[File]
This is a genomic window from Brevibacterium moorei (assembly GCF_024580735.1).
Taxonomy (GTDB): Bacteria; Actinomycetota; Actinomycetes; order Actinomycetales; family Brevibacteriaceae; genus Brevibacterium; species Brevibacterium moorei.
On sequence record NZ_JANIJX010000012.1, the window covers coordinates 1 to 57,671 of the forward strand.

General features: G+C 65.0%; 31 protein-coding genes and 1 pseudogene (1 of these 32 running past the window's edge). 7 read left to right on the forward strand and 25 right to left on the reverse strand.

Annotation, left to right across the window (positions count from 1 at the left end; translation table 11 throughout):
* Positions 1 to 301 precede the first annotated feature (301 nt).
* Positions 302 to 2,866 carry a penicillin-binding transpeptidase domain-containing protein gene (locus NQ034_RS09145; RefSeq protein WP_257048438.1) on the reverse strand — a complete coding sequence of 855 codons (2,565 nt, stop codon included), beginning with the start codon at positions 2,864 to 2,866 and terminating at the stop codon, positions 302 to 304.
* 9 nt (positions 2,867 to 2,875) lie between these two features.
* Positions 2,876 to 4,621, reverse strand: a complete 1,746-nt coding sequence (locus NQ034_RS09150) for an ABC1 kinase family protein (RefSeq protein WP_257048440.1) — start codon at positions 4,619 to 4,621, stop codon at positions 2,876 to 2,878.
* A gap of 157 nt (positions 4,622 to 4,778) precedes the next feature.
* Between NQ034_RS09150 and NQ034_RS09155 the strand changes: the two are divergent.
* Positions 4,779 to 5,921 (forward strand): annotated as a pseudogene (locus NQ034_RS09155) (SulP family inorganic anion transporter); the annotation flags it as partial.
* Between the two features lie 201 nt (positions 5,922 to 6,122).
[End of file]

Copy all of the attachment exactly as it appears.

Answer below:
This is a genomic window from Brevibacterium moorei (assembly GCF_024580735.1).
Taxonomy (GTDB): Bacteria; Actinomycetota; Actinomycetes; order Actinomycetales; family Brevibacteriaceae; genus Brevibacterium; species Brevibacterium moorei.
On sequence record NZ_JANIJX010000012.1, the window covers coordinates 1 to 57,671 of the forward strand.

General features: G+C 65.0%; 31 protein-coding genes and 1 pseudogene (1 of these 32 running past the window's edge). 7 read left to right on the forward strand and 25 right to left on the reverse strand.

Annotation, left to right across the window (positions count from 1 at the left end; translation table 11 throughout):
* Positions 1 to 301 precede the first annotated feature (301 nt).
* Positions 302 to 2,866 carry a penicillin-binding transpeptidase domain-containing protein gene (locus NQ034_RS09145; RefSeq protein WP_257048438.1) on the reverse strand — a complete coding sequence of 855 codons (2,565 nt, stop codon included), beginning with the start codon at positions 2,864 to 2,866 and terminating at the stop codon, positions 302 to 304.
* 9 nt (positions 2,867 to 2,875) lie between these two features.
* Positions 2,876 to 4,621, reverse strand: a complete 1,746-nt coding sequence (locus NQ034_RS09150) for an ABC1 kinase family protein (RefSeq protein WP_257048440.1) — start codon at positions 4,619 to 4,621, stop codon at positions 2,876 to 2,878.
* A gap of 157 nt (positions 4,622 to 4,778) precedes the next feature.
* Between NQ034_RS09150 and NQ034_RS09155 the strand changes: the two are divergent.
* Positions 4,779 to 5,921 (forward strand): annotated as a pseudogene (locus NQ034_RS09155) (SulP family inorganic anion transporter); the annotation flags it as partial.
* Between the two features lie 201 nt (positions 5,922 to 6,122).